The M&M Meat Shop Canadian Junior Curling tournament is more than just an outside competition using the community's facilities. It's also about given the players a memorable experience in another part of the country.
© Nick Moase Photo
Joe and Marilyn Winters pose at the pep rally for the Canadian Juniors on Jan. 9. Part of the player experience is getting players to don Sou'Wester's among other Nova Scotia experiences.
"We wanted to give them a Nova Scotian and Liverpool area expanded experience," says Donna Hatt, vice-chair of the event. "We want this to be the nationals they'll never forget."
White Point Beach Resort is the host property for the event, and they have converted the entire lower area into a player's lounge. It will be set up with food, games, TV, and access to the pool and fitness areas. Each night there will also be outside bonfires.
Hatt says they wanted to create an atmosphere where other curlers could get together and hang out outside of the games.
As soon as the players step off the plane on Thursday, they will be greeted by greeted by the Nova Scotia Tartan team. The Tartan team is made up of a group of volunteers that is there to give visitors their first experience of Nova Scotia's Culture, and when the players arrive this week they will be manning a booth specifically to greet them.
This also serves as a gathering point for the teams and families for the busses that will bring them to Liverpool.
After they arrive in Queens, all teams will go out onto the ice to get a feel for the surface before the competition begins on Saturday.
During the Icebreaker on Friday night, there will be short speeches by Mayor Christopher Clarke and honourary chair Jill Brothers (formerly Mouzar), followed by inducting the players into the Nova Scotia Order of Good Time. Each player will get a tartan scarf and collectors pin for these games.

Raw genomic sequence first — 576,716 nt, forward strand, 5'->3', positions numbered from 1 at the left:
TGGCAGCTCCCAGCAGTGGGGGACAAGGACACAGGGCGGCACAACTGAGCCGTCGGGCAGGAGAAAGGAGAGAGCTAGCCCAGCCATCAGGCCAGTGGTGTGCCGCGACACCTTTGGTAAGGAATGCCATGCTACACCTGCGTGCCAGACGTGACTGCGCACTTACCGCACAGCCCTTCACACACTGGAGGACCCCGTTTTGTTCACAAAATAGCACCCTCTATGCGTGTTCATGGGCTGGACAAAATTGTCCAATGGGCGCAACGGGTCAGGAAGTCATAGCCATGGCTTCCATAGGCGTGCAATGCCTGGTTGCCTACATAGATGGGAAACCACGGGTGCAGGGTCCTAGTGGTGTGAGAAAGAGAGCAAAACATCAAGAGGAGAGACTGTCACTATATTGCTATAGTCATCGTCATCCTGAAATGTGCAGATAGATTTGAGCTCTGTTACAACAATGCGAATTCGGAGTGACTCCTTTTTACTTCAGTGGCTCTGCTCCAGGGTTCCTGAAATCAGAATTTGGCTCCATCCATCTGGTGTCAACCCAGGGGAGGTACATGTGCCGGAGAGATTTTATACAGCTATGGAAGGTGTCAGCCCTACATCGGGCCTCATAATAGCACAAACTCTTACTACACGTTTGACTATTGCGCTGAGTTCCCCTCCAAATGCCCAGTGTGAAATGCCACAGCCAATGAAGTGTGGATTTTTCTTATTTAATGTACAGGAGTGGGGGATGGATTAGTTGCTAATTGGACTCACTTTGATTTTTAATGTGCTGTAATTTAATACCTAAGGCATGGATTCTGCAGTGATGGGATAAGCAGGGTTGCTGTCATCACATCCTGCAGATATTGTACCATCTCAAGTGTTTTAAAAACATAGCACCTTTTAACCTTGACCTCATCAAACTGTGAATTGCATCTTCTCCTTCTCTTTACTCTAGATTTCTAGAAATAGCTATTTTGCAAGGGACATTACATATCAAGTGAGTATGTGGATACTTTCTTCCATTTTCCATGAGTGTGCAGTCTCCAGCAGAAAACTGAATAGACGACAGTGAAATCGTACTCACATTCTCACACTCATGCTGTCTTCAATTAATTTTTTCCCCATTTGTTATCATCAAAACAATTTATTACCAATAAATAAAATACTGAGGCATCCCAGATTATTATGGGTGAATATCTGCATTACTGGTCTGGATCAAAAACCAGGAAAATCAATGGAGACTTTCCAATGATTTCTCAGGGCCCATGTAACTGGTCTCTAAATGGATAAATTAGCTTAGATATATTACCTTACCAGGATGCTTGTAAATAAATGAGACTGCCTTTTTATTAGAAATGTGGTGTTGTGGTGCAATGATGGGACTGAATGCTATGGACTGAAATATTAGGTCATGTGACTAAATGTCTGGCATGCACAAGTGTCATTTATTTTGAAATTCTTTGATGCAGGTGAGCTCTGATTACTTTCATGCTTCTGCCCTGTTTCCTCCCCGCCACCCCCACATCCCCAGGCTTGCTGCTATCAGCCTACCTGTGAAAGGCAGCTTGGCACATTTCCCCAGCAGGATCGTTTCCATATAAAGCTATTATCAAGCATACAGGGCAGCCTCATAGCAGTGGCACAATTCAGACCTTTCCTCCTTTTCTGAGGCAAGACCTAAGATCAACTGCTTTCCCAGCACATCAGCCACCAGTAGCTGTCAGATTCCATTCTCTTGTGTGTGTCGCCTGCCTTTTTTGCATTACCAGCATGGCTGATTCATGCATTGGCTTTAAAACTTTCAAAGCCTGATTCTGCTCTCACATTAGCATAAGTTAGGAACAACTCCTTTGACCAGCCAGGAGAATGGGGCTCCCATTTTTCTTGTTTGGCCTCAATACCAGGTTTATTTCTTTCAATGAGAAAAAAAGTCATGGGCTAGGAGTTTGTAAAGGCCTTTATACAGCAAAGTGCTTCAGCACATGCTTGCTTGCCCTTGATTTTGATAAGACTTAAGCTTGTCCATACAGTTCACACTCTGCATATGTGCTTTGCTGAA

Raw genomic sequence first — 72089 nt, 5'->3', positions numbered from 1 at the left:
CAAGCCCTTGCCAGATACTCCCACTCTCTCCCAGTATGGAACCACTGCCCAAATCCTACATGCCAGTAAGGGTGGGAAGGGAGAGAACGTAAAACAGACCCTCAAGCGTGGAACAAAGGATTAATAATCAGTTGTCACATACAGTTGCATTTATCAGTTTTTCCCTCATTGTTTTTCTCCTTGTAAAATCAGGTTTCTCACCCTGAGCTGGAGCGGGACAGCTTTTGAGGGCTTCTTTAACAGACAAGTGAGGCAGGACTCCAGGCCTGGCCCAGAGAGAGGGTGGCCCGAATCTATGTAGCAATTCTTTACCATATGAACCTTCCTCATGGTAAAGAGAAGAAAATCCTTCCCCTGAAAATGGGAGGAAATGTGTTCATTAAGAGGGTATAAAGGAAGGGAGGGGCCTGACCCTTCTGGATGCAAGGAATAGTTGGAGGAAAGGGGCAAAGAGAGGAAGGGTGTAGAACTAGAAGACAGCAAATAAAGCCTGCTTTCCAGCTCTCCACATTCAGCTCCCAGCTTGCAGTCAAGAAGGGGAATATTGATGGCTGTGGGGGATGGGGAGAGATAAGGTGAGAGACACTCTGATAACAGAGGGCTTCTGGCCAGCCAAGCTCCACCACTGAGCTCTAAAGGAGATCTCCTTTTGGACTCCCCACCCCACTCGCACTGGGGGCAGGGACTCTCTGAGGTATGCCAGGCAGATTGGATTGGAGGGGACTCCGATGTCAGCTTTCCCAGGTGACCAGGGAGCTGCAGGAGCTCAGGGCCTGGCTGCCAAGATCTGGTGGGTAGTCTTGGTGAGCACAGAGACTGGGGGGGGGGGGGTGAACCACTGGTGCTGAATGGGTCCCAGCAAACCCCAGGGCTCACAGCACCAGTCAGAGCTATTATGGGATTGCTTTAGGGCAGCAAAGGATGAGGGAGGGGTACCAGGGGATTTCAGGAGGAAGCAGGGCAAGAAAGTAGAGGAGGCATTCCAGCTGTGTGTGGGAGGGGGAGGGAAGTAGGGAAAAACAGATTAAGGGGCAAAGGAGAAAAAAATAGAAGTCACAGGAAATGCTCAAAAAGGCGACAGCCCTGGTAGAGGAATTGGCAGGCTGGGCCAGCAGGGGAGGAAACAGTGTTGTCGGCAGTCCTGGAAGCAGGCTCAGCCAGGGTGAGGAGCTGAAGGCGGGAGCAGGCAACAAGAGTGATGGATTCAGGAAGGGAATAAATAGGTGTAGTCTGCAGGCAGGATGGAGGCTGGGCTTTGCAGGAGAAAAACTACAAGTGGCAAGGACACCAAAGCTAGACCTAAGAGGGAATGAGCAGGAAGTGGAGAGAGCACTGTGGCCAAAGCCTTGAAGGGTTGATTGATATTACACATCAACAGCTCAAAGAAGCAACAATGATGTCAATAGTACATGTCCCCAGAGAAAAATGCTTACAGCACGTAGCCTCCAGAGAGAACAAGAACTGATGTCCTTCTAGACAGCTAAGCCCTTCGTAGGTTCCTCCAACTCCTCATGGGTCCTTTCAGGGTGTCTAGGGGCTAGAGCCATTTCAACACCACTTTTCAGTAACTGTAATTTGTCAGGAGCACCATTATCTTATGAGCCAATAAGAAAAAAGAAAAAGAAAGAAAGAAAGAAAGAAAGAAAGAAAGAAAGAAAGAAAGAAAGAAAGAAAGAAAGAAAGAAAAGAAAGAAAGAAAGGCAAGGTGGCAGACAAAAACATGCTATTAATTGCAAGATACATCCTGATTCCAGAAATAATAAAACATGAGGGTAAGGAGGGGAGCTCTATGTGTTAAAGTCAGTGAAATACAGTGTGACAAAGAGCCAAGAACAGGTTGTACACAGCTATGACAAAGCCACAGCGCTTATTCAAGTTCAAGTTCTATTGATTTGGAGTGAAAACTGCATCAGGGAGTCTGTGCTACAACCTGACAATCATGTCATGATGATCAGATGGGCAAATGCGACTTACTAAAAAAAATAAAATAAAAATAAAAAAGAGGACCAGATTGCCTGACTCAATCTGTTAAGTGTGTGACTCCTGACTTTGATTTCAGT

Players will get to mix and mingle for a little while, and sign a large Nova Scotia flag which will be hung in Queens Place during the tournament.
Then they will take part in a traditional smudging ceremony put on by Mi'kmaq community members.
"The smudging is meant to say welcome to our land, its time to release all the negatives and greet it with openness and enthusiasm," says Hatt.
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After the opening ceremonies most players will be focused on the games, so no structured events are planned. However the players have access to shuttles for them to explore the community.
The parents also get in on the fun as well, with the parents nights. On three successive nights starting on Jan. 20, the parents from the Western Region, Central Region and Atlantic Region each put on an evening of food and entertainment.
On the following Thursday night as the teams start winding up regular play, the celebrations begin again. The Tango's, a local band out from Liverpool Regional High School, is playing a concert at White Point for the players.
On Friday all players get afternoon off, so they will be out and about taking in the sites around community.
Friday night is the Players Banquet at the West Queens Recreation Centre. The banquet is meant to recognize the players and their achievements throughout the tournament in a whole range of categories.
It is also about giving them a taste of the Nova Scotia as well. Lobster on the half shell, Nova Scotia mussels and other local food will be on the menu that evening.
"Our honourary chair Jill and her husband are going to lead them through (how to eat it)," says Hatt. "Many folks will have never seen lobster, and won't know what to do with this crustacean."
The guest speaker for the evening is Colleen Jones, a Canadian and world gold medalist in Women's Curling.
A Karaoke Dance Party is set for Saturday Night, and a fireworks display is planned to cap it all off Sunday night.
For up-to-the-minute information see our live blog